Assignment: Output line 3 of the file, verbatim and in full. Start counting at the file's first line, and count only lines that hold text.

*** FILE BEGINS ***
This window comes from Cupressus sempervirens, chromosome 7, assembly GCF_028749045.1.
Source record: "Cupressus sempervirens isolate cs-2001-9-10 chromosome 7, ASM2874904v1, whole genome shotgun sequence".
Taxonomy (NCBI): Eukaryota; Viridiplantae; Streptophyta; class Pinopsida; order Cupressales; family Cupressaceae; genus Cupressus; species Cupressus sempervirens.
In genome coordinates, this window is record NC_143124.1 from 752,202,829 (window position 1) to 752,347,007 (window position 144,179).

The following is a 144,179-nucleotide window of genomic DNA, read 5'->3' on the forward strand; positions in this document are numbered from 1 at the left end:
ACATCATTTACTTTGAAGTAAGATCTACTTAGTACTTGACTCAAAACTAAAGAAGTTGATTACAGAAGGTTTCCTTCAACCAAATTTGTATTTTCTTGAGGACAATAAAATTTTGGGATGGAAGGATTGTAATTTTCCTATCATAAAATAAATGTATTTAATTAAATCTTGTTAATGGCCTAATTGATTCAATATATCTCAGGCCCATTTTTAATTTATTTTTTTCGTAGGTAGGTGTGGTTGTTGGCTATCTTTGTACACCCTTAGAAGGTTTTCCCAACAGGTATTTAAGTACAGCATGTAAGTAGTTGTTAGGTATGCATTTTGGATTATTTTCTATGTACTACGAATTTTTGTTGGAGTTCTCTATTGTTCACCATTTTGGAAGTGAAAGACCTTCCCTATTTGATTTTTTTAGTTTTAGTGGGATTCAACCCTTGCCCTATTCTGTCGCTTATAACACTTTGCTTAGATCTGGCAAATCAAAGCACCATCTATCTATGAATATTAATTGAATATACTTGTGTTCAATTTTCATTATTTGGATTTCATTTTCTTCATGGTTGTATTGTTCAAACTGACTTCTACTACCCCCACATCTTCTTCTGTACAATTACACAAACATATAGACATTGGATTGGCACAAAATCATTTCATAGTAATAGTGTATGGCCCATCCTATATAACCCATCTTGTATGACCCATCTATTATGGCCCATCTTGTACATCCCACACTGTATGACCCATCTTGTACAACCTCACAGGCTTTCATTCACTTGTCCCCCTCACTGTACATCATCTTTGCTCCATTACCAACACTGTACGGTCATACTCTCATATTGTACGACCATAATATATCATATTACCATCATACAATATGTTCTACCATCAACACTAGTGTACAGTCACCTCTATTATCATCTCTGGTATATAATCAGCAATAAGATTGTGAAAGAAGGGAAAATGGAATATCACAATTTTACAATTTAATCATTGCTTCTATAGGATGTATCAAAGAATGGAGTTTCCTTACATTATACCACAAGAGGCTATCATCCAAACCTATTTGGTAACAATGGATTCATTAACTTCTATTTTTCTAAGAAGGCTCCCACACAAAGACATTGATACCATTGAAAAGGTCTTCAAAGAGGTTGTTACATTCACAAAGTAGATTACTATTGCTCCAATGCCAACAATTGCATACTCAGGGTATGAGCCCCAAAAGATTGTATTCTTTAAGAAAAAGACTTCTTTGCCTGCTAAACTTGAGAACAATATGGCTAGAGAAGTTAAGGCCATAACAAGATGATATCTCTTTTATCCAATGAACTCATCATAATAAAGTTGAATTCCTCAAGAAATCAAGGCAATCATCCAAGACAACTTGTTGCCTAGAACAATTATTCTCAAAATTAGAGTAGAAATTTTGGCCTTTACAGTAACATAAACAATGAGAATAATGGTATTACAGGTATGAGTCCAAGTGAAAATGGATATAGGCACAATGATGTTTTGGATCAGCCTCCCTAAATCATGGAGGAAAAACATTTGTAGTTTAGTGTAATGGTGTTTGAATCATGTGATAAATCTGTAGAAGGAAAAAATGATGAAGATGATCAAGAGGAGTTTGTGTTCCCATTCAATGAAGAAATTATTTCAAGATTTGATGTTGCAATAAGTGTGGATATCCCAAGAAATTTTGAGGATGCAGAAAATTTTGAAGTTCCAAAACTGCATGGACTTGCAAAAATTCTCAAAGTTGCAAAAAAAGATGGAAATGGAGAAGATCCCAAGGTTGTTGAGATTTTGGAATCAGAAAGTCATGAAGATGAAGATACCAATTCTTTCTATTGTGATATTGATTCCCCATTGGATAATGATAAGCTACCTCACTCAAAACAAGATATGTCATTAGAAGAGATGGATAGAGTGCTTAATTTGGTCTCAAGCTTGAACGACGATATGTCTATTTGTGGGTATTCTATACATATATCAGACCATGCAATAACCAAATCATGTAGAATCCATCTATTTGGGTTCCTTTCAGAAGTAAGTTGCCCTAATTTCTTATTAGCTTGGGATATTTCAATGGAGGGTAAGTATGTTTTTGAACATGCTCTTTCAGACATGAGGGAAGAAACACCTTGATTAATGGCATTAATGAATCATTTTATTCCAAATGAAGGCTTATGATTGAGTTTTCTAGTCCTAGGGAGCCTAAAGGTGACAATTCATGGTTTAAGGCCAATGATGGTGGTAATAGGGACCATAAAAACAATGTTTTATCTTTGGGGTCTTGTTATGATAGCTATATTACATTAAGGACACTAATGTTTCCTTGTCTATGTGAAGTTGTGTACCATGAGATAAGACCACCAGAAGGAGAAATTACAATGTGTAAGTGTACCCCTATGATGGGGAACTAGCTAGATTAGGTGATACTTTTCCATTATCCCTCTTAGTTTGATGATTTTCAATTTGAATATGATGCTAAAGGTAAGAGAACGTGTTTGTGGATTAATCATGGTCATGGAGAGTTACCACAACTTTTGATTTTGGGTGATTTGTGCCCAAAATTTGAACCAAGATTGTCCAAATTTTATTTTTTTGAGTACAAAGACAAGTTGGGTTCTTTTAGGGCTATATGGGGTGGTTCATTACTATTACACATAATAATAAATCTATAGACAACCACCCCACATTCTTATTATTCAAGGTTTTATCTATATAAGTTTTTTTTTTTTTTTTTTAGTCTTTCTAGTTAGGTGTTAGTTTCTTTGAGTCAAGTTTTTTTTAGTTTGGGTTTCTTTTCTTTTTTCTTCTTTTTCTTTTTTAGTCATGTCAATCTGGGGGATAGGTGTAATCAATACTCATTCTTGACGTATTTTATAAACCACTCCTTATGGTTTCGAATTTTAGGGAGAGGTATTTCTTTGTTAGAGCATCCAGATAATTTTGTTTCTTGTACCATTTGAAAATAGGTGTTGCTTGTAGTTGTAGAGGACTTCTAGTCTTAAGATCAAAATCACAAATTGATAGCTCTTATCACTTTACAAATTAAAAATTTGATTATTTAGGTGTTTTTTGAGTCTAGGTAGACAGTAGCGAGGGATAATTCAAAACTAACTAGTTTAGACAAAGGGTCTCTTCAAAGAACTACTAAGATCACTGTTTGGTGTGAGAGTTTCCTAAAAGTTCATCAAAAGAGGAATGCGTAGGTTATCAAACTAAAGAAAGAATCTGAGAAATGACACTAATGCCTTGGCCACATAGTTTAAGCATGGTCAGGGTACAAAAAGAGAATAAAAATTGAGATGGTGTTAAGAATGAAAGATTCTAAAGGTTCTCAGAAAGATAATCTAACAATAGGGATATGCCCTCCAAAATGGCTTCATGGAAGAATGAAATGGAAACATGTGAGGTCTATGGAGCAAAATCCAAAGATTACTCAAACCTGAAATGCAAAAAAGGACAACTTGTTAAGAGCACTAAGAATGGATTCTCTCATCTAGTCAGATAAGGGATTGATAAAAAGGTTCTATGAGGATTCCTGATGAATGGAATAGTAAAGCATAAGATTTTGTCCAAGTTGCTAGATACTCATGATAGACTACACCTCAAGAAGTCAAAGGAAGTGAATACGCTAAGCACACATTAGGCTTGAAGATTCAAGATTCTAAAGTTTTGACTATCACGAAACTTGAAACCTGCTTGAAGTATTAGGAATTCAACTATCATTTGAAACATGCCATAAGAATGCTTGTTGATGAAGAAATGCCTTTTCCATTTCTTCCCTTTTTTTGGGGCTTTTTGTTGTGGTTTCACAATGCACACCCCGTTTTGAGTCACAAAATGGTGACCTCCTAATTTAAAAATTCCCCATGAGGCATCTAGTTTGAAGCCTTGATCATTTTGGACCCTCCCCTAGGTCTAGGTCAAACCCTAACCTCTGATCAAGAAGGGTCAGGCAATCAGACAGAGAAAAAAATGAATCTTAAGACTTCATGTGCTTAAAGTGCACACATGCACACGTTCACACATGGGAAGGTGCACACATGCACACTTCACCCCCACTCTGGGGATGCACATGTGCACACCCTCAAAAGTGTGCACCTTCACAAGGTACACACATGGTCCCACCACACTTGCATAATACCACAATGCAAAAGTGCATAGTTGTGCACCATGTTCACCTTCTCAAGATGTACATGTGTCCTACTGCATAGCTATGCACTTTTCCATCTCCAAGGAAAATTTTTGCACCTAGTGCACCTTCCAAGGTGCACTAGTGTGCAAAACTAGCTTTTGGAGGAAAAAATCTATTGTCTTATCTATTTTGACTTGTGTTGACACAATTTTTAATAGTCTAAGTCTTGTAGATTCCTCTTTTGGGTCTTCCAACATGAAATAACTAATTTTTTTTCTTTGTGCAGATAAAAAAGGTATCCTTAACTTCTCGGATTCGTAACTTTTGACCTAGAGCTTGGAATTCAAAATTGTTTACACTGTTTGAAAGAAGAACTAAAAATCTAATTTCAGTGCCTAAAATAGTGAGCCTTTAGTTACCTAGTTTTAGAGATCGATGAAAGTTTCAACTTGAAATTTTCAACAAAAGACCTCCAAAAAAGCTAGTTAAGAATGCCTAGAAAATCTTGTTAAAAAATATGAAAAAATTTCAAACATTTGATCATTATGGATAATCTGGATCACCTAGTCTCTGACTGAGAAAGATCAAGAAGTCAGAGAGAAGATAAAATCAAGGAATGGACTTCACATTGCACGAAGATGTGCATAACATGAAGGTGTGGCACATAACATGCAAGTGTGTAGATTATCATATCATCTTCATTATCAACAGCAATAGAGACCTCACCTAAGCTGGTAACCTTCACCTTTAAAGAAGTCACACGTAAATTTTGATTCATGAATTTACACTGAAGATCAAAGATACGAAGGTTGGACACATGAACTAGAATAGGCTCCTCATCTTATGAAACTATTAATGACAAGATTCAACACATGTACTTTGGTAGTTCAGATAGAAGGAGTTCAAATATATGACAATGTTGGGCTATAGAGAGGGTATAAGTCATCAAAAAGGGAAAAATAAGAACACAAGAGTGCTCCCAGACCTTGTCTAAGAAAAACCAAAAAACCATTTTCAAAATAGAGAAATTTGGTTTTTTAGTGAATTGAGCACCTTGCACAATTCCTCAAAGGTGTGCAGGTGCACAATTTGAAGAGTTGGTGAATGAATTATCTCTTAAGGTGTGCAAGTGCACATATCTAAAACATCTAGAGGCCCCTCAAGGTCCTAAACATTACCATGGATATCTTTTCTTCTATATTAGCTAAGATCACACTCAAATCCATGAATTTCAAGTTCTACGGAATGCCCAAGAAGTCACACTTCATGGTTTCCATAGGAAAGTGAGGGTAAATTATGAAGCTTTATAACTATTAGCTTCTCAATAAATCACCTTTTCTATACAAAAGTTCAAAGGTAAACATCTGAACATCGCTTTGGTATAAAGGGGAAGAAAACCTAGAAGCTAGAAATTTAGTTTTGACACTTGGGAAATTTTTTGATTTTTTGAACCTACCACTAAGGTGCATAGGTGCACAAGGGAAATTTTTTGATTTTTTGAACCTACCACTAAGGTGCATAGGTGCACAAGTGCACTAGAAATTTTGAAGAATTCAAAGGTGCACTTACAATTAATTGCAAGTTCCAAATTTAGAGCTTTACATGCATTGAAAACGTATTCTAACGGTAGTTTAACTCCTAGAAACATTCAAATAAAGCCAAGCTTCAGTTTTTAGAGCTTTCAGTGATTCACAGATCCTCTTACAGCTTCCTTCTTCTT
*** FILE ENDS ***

Taxonomy (NCBI): Eukaryota; Viridiplantae; Streptophyta; class Pinopsida; order Cupressales; family Cupressaceae; genus Cupressus; species Cupressus sempervirens.